ARLINGTON, Va. — It is unfathomable to Kevin Kennedy, executive director for Wisconsin’s State Board of Elections, that there are voters who think their absentee ballots aren’t counted.

“The idea boggles my mind. … It’s one of those election myths out there,” he said.

Joe Kanefield, state election director for Arizona, shared his disbelief.

“I don’t know where people get that. I’m not sure where that started.”

All votes are counted, whether cast at the polls or in absentia, said election officials from a dozen states interviewed since Tuesday’s election. That is, of course, if the ballots arrived on time and met all legal requirements.

Yet rumors persist that absentee ballots are counted only in hotly contested races, when results are close or in the event of a recount.

Not true, said Judy Wagnon, a staff member in the office of Secretary of State in Alabama. There, for example, absentee ballot tallies are listed as separate precincts.

And they’re counted, even if one candidate has conceded, all officials said.

“The law says they must be counted, no matter what. Every vote counts,” Wagnon said. “The statistics are important and it matters to everyone. It matters to the winner and it matters to the loser.”

And they matter for all of the political races.

In 2000, absentee ballots reversed the outcome of a local Connecticut election.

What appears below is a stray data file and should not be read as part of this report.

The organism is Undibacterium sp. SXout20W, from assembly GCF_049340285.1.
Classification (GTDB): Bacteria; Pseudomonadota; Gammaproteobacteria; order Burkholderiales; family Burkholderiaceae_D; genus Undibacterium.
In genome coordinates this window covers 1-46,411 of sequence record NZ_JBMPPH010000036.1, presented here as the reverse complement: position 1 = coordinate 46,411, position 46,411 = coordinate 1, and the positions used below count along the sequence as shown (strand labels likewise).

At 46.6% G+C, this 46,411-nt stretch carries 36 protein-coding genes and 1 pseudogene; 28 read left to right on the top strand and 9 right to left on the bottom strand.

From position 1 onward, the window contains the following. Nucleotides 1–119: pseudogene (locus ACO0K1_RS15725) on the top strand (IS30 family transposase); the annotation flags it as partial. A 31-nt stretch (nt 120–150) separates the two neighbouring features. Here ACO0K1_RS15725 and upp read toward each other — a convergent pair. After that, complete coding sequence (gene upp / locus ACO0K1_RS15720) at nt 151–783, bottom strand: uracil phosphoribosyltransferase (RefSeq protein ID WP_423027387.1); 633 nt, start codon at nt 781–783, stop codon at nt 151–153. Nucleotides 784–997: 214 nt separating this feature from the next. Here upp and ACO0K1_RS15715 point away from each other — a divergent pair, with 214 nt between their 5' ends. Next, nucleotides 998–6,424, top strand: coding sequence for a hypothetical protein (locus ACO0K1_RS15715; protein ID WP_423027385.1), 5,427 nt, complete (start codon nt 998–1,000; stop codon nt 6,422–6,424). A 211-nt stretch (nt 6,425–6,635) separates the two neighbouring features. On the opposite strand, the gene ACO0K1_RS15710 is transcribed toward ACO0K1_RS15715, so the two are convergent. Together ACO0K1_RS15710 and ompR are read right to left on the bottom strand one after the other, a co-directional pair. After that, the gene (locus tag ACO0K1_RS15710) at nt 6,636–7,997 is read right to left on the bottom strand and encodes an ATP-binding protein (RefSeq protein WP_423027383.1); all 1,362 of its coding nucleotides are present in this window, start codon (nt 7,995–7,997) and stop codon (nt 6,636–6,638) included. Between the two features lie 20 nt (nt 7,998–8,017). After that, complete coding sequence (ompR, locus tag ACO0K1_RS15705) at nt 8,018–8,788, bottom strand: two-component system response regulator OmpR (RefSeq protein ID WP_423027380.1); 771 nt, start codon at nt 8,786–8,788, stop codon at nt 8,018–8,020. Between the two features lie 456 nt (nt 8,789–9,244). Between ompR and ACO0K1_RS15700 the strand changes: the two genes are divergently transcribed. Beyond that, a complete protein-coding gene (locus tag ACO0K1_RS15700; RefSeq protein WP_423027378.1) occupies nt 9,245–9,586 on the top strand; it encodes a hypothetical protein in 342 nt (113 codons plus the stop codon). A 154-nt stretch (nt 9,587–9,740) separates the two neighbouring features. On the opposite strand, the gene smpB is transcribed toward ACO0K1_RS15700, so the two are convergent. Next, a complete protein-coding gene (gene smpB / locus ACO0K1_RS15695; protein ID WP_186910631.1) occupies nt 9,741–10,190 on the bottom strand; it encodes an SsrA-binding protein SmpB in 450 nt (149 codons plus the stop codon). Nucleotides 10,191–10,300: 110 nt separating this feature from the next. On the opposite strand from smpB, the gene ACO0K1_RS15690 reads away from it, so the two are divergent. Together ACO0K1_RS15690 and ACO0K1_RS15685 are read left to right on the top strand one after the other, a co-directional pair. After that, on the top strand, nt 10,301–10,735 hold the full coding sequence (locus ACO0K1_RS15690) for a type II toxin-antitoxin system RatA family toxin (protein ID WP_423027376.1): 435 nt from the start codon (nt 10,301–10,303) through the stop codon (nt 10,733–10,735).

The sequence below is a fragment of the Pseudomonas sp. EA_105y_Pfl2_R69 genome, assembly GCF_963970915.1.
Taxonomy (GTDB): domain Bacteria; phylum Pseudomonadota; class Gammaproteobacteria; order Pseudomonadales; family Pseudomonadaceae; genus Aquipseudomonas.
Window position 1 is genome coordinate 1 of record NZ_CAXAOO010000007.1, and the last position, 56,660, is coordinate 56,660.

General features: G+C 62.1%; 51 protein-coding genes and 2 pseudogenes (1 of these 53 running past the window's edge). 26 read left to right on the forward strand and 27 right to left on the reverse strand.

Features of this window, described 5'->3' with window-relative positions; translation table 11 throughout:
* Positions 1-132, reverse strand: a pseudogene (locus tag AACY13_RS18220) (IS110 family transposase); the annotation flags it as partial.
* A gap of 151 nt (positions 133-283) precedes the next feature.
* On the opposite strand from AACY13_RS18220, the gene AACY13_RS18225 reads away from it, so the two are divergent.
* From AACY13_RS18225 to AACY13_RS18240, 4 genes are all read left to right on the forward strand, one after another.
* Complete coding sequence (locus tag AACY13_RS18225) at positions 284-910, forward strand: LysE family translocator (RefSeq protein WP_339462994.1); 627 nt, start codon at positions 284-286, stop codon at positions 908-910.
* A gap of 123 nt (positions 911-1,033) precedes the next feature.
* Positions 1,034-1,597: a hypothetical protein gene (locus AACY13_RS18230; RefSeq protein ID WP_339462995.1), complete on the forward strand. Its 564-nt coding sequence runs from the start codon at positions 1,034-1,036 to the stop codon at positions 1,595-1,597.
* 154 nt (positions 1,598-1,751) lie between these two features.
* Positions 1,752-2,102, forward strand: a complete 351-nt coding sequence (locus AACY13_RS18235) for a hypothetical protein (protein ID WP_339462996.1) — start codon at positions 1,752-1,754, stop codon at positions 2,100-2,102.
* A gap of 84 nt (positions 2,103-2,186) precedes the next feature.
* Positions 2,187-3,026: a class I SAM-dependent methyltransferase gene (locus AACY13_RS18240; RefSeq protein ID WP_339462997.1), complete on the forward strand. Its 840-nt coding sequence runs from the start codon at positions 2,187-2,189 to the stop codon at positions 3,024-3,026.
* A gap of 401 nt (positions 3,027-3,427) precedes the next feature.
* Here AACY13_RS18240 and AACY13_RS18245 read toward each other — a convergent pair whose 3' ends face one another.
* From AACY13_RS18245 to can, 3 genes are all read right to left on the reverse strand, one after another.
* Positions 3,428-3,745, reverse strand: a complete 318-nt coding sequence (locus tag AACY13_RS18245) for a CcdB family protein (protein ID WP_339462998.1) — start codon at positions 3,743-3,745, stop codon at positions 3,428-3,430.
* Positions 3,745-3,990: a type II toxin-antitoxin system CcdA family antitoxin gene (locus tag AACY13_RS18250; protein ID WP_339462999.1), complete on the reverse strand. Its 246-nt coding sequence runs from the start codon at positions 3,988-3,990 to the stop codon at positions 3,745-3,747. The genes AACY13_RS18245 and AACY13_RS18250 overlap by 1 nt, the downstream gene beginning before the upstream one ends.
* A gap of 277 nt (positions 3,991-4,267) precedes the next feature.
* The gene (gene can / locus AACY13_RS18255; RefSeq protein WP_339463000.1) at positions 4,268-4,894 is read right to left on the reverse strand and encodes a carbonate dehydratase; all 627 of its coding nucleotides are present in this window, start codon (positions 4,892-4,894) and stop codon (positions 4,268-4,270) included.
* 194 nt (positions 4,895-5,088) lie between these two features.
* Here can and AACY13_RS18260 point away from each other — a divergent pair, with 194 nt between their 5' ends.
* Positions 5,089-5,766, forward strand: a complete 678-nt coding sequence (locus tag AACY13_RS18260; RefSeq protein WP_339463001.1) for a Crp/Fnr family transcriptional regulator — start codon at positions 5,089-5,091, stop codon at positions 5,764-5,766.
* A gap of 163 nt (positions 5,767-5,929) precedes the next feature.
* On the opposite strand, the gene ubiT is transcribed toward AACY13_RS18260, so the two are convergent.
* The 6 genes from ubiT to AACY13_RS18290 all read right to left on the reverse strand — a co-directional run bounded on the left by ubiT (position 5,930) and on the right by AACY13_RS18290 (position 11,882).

Democratic challenger Jonathan Harris was thought to have beaten the incumbent, Republican Bob Farr, by 23 votes for the West Hartford seat in that state’s House of Representatives, acccording to Larry Perosino, spokesman for the Office of the Secretary of State.

Then, someone noticed a stack of absentee ballots inadvertently was not counted.

The inclusion put the Republican incumbent ahead in the final tally by 30 votes, Perosino said.

He doesn’t know why the ballots weren’t counted the first go-around. “Someone just missed them,” he said.

And yet, possibly thousands of ballots from military and civilian voters mailed Election Day won’t end up in the counted statistical columns because they will fail to meet deadline requirements.

Those deadlines vary by state. Some require ballots be in precinct offices and polling stations by Election Day, others only that they be postmarked by Election Day.

The Defense Department should now focus on improving future methods to avoid what appears to be a logistical mailing snag that delayed getting ballots out, said Peter Feaver, professor of political science at Duke University in Durham, N.C.

“And I’m not sure DOD can do anything unless they allow electronic voting, and there, too, they are going to have challenges,” he said.

In February, the Pentagon scrapped a pilot program that would have facilitated Internet voting for up to 100,000 overseas U.S. citizens amid criticism that programs could not guarantee a secure and tamper-proof system.

However, Congress tasked the Pentagon through the 2005 Defense Authorization Act to continue studying the issue via a program called Remote Internet Voting System Standards, said Lt. Col. Ellen Krenke, a department spokeswoman. No time line is given.

Although final numbers won’t be available for about three months, voter turnout in Europe and the Middle East appears lower than in the past. As of Election Day, 88,788 ballots were mailed from APO and FPO address in Europe, and 48,935 ballots were mailed from Central Command’s theater of operations by Oct. 26. Pacific Command was not able to supply any numbers.

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